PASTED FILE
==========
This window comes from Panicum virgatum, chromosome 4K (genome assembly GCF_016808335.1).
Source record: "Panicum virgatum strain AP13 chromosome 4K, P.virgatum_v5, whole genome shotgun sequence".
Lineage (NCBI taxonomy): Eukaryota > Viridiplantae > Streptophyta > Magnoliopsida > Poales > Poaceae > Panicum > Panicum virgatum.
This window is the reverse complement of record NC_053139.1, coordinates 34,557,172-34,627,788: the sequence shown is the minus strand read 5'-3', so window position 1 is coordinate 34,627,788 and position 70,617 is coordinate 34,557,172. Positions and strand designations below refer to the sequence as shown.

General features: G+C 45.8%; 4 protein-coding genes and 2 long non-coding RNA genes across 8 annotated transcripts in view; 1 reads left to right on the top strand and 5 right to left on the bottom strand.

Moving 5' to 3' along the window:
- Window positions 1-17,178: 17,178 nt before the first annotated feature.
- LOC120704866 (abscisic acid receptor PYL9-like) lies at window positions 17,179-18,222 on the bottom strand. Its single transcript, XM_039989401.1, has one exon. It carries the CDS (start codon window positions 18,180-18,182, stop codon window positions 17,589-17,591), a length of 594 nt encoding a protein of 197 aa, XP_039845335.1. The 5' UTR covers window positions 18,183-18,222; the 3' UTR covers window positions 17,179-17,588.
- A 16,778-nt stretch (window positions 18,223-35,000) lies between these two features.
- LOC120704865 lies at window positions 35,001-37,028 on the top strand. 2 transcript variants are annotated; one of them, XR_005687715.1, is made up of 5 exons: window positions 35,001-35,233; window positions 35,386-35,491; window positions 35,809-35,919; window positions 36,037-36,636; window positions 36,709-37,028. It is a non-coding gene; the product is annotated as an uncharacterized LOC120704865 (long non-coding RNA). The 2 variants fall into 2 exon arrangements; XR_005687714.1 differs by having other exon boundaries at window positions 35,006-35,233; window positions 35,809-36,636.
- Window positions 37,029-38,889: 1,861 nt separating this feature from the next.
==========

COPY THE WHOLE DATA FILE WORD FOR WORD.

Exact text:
This window comes from Panicum virgatum, chromosome 4K (genome assembly GCF_016808335.1).
Source record: "Panicum virgatum strain AP13 chromosome 4K, P.virgatum_v5, whole genome shotgun sequence".
Lineage (NCBI taxonomy): Eukaryota > Viridiplantae > Streptophyta > Magnoliopsida > Poales > Poaceae > Panicum > Panicum virgatum.
This window is the reverse complement of record NC_053139.1, coordinates 34,557,172-34,627,788: the sequence shown is the minus strand read 5'-3', so window position 1 is coordinate 34,627,788 and position 70,617 is coordinate 34,557,172. Positions and strand designations below refer to the sequence as shown.

General features: G+C 45.8%; 4 protein-coding genes and 2 long non-coding RNA genes across 8 annotated transcripts in view; 1 reads left to right on the top strand and 5 right to left on the bottom strand.

Moving 5' to 3' along the window:
- Window positions 1-17,178: 17,178 nt before the first annotated feature.
- LOC120704866 (abscisic acid receptor PYL9-like) lies at window positions 17,179-18,222 on the bottom strand. Its single transcript, XM_039989401.1, has one exon. It carries the CDS (start codon window positions 18,180-18,182, stop codon window positions 17,589-17,591), a length of 594 nt encoding a protein of 197 aa, XP_039845335.1. The 5' UTR covers window positions 18,183-18,222; the 3' UTR covers window positions 17,179-17,588.
- A 16,778-nt stretch (window positions 18,223-35,000) lies between these two features.
- LOC120704865 lies at window positions 35,001-37,028 on the top strand. 2 transcript variants are annotated; one of them, XR_005687715.1, is made up of 5 exons: window positions 35,001-35,233; window positions 35,386-35,491; window positions 35,809-35,919; window positions 36,037-36,636; window positions 36,709-37,028. It is a non-coding gene; the product is annotated as an uncharacterized LOC120704865 (long non-coding RNA). The 2 variants fall into 2 exon arrangements; XR_005687714.1 differs by having other exon boundaries at window positions 35,006-35,233; window positions 35,809-36,636.
- Window positions 37,029-38,889: 1,861 nt separating this feature from the next.